A Slice of Tampa Life: Balancing Business, Baking, and Family In Downtown


June 10, 2016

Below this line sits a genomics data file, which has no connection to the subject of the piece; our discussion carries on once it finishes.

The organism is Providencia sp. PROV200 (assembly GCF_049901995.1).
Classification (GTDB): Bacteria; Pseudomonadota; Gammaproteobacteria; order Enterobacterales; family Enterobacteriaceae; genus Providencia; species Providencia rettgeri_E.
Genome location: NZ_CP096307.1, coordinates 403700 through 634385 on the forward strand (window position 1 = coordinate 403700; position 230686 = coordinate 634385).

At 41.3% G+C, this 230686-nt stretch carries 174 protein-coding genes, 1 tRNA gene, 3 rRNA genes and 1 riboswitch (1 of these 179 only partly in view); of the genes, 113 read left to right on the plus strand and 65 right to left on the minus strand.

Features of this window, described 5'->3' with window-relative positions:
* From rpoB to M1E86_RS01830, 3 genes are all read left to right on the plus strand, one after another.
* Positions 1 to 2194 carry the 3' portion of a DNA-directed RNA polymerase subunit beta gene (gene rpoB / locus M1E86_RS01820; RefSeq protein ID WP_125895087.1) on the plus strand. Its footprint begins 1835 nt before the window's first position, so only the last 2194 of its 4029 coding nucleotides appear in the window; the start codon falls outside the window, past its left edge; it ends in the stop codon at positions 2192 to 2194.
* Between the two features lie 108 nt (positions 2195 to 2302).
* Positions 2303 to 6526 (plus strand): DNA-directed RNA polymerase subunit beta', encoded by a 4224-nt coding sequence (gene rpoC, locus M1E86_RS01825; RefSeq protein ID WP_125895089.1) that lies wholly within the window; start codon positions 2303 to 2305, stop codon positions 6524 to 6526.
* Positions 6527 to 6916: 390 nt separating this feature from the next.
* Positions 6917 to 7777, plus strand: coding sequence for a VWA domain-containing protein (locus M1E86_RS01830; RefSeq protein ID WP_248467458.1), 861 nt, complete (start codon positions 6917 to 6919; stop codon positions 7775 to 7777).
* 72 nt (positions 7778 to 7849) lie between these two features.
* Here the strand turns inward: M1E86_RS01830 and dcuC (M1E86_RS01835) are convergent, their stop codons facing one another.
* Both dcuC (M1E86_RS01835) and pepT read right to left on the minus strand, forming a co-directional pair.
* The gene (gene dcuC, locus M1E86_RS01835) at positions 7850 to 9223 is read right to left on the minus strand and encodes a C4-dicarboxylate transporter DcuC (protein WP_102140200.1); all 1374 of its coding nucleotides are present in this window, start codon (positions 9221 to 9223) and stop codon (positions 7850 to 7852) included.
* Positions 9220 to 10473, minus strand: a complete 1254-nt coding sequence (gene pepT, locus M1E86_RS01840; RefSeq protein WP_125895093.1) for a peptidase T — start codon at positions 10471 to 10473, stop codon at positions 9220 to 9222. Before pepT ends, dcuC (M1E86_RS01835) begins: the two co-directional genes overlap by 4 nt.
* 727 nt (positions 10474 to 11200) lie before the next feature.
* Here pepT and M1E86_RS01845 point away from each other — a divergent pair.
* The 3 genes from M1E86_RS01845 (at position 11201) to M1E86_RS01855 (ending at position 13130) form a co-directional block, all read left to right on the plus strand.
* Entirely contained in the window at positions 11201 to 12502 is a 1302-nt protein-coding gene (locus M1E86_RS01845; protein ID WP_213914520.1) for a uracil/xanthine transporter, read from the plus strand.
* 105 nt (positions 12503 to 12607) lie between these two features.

Julie Curry’s business, Bake’n Babes, might deal in maple cupcakes and sticky sweet granola, but that in no means makes it any easier.   Julie CurryThe Bake’n Babes founder rises everyday at 5:30 a.m., downs a cup of strong coffee, combs through emails, and wraps her head around the days endeavors before her two children, Savannah and Max, awake.   Curry, now 32, got her start in October 2013. On leave from work after having her second child, she was diagnosed with Meniere’s disease, a malfunction of the inner ear that left a constant, high-pitch whine. The only thing that canceled out the noise: her baking mixer.   “I wasn’t even allowed in the kitchen growing up,” said Curry, “I was never a baker.”   With not much to do, she entered a contest in Ybor City and walked away with the first prize with her now signature Maple Bacon Cupcakes.   “They asked me, ‘Are you going to be back here next week selling your cupcakes?'” recalls Curry. “Ahhh, of course!”   One day at a time, the business grew from there.Oxford Exchange Wedding   Curry grew up in Tampa, attended King High School, then studied communications and leadership at the University of South Florida. She started her career with the Tampa Bay Lighting working in operations and then moving to food and beverage.   The work life balance was tough.   “The hours were not conducive for a mom… I did the whole nine-to-five thing and hated it.”   The business grew in local markets like Hyde Park, but Curry then pivoted into other items and found success with a paleo granola.   “My husband was trying the whole Paleo diet at the time. I eat it, my kids eat it, I don’t feel bad giving it to them.”   IMG_0696She will still bake and deliver cupcakes locally in the area, but will be starting national distribution of her paleo granola this month. As the lone entrepreneur, Curry has been able to quickly adapt and move ahead with opportunities.   "I don't have to run it by anybody. I don’t have to ask ‘Do you like it? Do you not like it? What don’t you like about it?’ That’s difficult.”   Curry does attribute her success to cooperation with other Tampa culinary players. Kelly and Amy of Squeeze Juice Works advised Julie as she grew. Chef Ferrell Alvarez of The Rooster and the Till in Seminole Heights advises a philosophy of “constant progression,” which inspires her work.   When she is not hunting down new clients or in her laboratory at Anise Global Gastrobar, she will be on her bike on Bayshore or the Riverwalk.   As an entrepreneur and mother, Curry gives some advice.   “Move as close to downtown as possible. The best parks in Tampa, everything you want to do is here. It will only continue to grow.”

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